How to Increase Your Self-Awareness

Lucy is a senior manager in tech, and she has taken some leadership training, and is attempting to implement some of the concepts. She’s driving for change and results in her department, and doesn’t understand the need to provide regular feedback to her staff. She does not receive regular feedback from her supervisor, and she’s a top performer; why does she need to give it to them? She wonders why her people are leaving the company.

Chris is a junior manager who is responsible for a group product. Some of the individuals in the group are not fulfilling their part of the project. Chris is unable to contain his dismay, and calls out the team members publicly by making judgmental and hurtful statements and raising his voice. Chris realizes that this wrong, but cannot stop himself.

Every couple of months I work a new leadership coaching client and I hear a story similar to this. Leader has pressing deadlines. Leader squeezes team (and self) to complete work product. Leader hastily makes unproductive remarks, neglects team, micromanages, or lacks the ability to communicate effectively.

Even with all of the resources available, organizations continue to promote leaders who are technically qualified and yet lack the basic essentials to lead people. Business people have known for a long time that technical qualifications do not guarantee leadership competencies. If companies choose not to invest in a full leadership development course, or coaching, they should at least train leaders how to become more self-aware.

Here are five things leaders can do to improve their self-awareness without training:

  1. Have a regular practice of reflection. I have written about this before. Find the time to understand your motives and values, and the reasons for undesirable behaviors. Most importantly, reflection will helps with leadership identity and brand. Who do you want to be as a leader? Do you want to build your leadership brand strategically? How are you affecting others?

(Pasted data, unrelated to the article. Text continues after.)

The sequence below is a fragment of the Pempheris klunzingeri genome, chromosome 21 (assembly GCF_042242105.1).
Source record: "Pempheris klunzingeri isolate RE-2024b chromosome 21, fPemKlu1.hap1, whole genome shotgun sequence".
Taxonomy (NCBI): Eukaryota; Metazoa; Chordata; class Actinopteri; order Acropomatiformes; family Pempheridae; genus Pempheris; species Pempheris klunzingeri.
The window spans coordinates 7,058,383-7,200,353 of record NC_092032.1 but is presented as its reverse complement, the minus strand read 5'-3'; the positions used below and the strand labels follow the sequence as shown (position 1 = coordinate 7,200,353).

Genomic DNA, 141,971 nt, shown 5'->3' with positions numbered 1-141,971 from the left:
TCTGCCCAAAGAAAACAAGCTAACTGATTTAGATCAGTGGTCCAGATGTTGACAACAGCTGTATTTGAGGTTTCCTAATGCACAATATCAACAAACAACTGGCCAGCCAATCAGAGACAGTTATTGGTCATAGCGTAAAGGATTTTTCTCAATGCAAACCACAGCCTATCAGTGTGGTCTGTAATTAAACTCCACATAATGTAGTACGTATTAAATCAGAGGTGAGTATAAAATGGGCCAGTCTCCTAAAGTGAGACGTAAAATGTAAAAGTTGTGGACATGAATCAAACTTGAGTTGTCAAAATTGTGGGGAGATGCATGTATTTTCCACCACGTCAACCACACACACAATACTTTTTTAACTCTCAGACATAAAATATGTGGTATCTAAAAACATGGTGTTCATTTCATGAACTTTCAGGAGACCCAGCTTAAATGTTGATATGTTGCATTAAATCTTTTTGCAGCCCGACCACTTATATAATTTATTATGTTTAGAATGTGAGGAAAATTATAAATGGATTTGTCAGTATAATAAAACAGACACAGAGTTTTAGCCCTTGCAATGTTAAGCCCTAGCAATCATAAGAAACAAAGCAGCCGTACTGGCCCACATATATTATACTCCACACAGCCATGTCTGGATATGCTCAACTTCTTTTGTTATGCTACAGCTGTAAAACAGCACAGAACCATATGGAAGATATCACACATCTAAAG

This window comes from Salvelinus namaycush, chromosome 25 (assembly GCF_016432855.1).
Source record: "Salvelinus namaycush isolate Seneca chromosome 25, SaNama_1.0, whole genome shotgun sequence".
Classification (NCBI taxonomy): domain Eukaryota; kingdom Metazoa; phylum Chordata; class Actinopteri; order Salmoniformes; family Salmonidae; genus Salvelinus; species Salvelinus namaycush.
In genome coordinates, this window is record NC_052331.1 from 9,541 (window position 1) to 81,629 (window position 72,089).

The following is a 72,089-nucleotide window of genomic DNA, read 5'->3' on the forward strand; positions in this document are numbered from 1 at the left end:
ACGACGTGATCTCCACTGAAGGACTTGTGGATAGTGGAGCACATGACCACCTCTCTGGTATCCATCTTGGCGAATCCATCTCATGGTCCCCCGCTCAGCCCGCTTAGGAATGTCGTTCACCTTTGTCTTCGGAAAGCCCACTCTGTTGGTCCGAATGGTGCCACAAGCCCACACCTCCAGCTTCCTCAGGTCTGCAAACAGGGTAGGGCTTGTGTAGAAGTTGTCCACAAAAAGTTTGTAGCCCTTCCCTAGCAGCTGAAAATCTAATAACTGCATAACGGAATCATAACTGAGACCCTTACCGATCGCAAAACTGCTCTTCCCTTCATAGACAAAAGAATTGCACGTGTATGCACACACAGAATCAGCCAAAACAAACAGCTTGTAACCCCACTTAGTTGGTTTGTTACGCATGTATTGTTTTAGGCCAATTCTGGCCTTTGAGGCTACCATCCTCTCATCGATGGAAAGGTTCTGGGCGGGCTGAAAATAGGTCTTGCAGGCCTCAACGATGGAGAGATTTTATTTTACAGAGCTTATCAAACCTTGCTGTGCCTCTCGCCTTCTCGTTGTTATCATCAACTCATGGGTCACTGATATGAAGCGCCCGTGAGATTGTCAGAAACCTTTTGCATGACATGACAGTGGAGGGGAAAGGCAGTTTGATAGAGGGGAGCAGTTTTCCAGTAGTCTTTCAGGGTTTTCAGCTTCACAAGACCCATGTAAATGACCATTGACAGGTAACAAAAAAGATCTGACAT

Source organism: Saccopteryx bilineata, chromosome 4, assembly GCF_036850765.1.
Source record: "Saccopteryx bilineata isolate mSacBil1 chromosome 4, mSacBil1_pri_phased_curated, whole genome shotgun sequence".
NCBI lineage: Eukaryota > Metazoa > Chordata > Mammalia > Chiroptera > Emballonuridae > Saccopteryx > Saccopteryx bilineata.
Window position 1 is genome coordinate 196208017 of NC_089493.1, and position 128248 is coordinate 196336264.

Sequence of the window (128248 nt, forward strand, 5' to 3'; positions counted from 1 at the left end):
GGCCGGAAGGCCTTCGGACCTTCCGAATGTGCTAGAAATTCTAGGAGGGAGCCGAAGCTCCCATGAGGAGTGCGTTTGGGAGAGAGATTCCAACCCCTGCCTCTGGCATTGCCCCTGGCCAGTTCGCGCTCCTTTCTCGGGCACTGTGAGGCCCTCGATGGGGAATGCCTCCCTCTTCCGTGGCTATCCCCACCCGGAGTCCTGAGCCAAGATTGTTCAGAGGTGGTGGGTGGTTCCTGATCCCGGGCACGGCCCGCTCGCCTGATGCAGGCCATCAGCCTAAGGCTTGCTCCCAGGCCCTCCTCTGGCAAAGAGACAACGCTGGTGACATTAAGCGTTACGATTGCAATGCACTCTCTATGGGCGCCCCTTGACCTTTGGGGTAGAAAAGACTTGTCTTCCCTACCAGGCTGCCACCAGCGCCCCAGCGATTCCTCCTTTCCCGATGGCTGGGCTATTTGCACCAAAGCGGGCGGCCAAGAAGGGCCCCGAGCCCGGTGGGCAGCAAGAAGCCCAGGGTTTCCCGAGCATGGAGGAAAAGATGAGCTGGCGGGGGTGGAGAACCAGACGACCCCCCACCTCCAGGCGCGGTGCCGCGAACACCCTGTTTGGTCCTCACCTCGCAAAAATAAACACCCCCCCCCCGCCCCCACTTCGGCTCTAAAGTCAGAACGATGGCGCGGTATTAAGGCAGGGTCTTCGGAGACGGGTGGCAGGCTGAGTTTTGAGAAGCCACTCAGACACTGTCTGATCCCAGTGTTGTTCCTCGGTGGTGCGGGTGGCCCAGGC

2. Overcome knee-jerk reactions. Identify your “triggers,” and learn to deal with them effectively. Count to ten; take a breath; whatever is needed to do to suspend your reaction. I often like to help clients find systems to deal with a charged situation. One system might be a way to turn irritation into curiosity.
  3. Know your core style of communicating or perceiving things, and how that changes under stress. Using an assessment to do this is handy. I use Perspectives because it helps leaders learn how to flex their style. There are other popular tools such as DISC, or a strengths assessment, such as the RS2 (also one that I like to use).
  4. Practice humility. In his still-relevant book, Good to Great, Jim Collins calls humble and driven leaders, “Level 5 Leadership.” “The good-to-great leaders never wanted to become larger-than-life heroes. They never aspired to be put on a pedestal or become unreachable icons. They were seemingly ordinary people quietly producing extraordinary results.”
  5. Ask for and really listen to feedback. Take it to heart. Receiving feedback is a gift, and allows us to see our blind spots. Without feedback, we don’t know what we do not know.

Whether you are a leader or you are in the business of nurturing leaders, encourage the five tactics above. Solid, honest, self-awareness will increase organizational resiliency, especially during difficulties. It’s not enough to tick the boxes of being a “boss.” You have to do the work on yourself so that you can influence your colleagues and staff, do very good work, and make your organization the best.

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